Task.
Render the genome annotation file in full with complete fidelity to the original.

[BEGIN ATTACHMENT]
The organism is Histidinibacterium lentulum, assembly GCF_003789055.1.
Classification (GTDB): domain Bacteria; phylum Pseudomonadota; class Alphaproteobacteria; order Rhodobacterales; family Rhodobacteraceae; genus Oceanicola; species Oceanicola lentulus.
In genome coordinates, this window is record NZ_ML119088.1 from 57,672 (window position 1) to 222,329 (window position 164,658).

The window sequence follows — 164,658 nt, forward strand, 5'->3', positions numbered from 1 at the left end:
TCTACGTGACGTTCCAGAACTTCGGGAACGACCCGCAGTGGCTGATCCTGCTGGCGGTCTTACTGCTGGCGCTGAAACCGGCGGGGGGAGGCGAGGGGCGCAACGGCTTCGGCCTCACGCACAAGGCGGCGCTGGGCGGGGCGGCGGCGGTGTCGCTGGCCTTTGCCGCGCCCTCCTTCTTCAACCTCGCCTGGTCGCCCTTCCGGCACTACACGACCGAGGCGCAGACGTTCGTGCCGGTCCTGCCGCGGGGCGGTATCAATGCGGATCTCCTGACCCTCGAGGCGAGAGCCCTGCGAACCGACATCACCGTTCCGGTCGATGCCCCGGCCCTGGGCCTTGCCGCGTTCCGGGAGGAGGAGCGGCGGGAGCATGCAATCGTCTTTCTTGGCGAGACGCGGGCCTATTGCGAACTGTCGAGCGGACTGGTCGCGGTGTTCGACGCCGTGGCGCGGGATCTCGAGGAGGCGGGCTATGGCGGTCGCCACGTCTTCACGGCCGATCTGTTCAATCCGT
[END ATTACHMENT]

The organism is Histidinibacterium lentulum, assembly GCF_003789055.1.
Classification (GTDB): domain Bacteria; phylum Pseudomonadota; class Alphaproteobacteria; order Rhodobacterales; family Rhodobacteraceae; genus Oceanicola; species Oceanicola lentulus.
In genome coordinates, this window is record NZ_ML119088.1 from 57,672 (window position 1) to 222,329 (window position 164,658).

The window sequence follows — 164,658 nt, forward strand, 5'->3', positions numbered from 1 at the left end:
TCTACGTGACGTTCCAGAACTTCGGGAACGACCCGCAGTGGCTGATCCTGCTGGCGGTCTTACTGCTGGCGCTGAAACCGGCGGGGGGAGGCGAGGGGCGCAACGGCTTCGGCCTCACGCACAAGGCGGCGCTGGGCGGGGCGGCGGCGGTGTCGCTGGCCTTTGCCGCGCCCTCCTTCTTCAACCTCGCCTGGTCGCCCTTCCGGCACTACACGACCGAGGCGCAGACGTTCGTGCCGGTCCTGCCGCGGGGCGGTATCAATGCGGATCTCCTGACCCTCGAGGCGAGAGCCCTGCGAACCGACATCACCGTTCCGGTCGATGCCCCGGCCCTGGGCCTTGCCGCGTTCCGGGAGGAGGAGCGGCGGGAGCATGCAATCGTCTTTCTTGGCGAGACGCGGGCCTATTGCGAACTGTCGAGCGGACTGGTCGCGGTGTTCGACGCCGTGGCGCGGGATCTCGAGGAGGCGGGCTATGGCGGTCGCCACGTCTTCACGGCCGATCTGTTCAATCCGT